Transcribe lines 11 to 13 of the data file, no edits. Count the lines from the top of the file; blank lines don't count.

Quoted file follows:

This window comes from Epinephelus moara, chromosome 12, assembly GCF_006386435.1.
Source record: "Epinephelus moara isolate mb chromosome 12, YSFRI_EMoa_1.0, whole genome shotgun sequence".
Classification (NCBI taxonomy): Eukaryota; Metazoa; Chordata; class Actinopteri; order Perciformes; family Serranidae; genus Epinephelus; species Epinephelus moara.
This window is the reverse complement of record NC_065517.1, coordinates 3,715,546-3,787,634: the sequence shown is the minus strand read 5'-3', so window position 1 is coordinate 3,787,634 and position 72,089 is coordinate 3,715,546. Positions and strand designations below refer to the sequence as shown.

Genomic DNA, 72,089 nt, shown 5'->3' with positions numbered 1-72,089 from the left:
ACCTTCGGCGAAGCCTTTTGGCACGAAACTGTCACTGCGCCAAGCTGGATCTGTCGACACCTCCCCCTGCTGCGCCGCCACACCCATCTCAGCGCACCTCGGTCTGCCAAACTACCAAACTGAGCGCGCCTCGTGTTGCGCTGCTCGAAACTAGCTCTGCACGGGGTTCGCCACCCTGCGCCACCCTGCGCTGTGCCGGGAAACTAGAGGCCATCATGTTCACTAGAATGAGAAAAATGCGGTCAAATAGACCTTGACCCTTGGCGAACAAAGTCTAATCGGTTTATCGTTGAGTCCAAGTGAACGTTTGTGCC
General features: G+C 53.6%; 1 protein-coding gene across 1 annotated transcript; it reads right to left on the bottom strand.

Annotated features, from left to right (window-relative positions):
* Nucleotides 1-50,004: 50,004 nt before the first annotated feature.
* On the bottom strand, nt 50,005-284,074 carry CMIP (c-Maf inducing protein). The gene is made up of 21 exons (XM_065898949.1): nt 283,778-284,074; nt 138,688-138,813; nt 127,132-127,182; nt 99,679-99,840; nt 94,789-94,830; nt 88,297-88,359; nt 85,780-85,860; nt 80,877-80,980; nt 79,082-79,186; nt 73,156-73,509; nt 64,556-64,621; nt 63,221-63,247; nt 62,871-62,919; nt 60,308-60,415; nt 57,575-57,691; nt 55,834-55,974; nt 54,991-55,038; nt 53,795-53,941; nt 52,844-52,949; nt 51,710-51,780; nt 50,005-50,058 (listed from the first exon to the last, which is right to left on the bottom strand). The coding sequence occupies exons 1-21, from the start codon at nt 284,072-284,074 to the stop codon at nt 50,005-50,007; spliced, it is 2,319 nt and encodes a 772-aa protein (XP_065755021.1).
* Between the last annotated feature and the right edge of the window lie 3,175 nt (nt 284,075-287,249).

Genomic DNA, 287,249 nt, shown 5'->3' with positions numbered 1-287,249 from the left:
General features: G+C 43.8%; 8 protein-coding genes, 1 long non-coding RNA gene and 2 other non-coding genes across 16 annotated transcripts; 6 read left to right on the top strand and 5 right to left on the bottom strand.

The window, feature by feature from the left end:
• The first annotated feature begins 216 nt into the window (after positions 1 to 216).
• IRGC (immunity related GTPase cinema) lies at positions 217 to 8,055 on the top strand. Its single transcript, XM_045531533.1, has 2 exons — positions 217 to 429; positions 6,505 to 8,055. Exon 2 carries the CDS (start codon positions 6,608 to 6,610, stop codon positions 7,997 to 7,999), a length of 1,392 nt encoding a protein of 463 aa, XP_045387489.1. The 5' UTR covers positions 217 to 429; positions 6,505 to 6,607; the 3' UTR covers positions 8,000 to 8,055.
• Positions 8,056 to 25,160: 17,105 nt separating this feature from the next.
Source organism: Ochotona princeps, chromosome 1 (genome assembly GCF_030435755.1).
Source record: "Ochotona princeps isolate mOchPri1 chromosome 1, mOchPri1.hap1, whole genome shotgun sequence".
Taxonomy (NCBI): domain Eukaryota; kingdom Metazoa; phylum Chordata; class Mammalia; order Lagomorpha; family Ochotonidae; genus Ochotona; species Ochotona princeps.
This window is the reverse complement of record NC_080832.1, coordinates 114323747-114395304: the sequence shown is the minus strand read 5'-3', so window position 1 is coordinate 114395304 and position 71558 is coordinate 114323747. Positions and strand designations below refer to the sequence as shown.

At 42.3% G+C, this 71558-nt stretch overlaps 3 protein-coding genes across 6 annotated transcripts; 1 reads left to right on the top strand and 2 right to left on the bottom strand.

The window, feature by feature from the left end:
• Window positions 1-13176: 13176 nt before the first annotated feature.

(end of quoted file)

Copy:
* Between the last annotated feature and the right edge of the window lie 3,175 nt (nt 284,075-287,249).

Genomic DNA, 287,249 nt, shown 5'->3' with positions numbered 1-287,249 from the left:
General features: G+C 43.8%; 8 protein-coding genes, 1 long non-coding RNA gene and 2 other non-coding genes across 16 annotated transcripts; 6 read left to right on the top strand and 5 right to left on the bottom strand.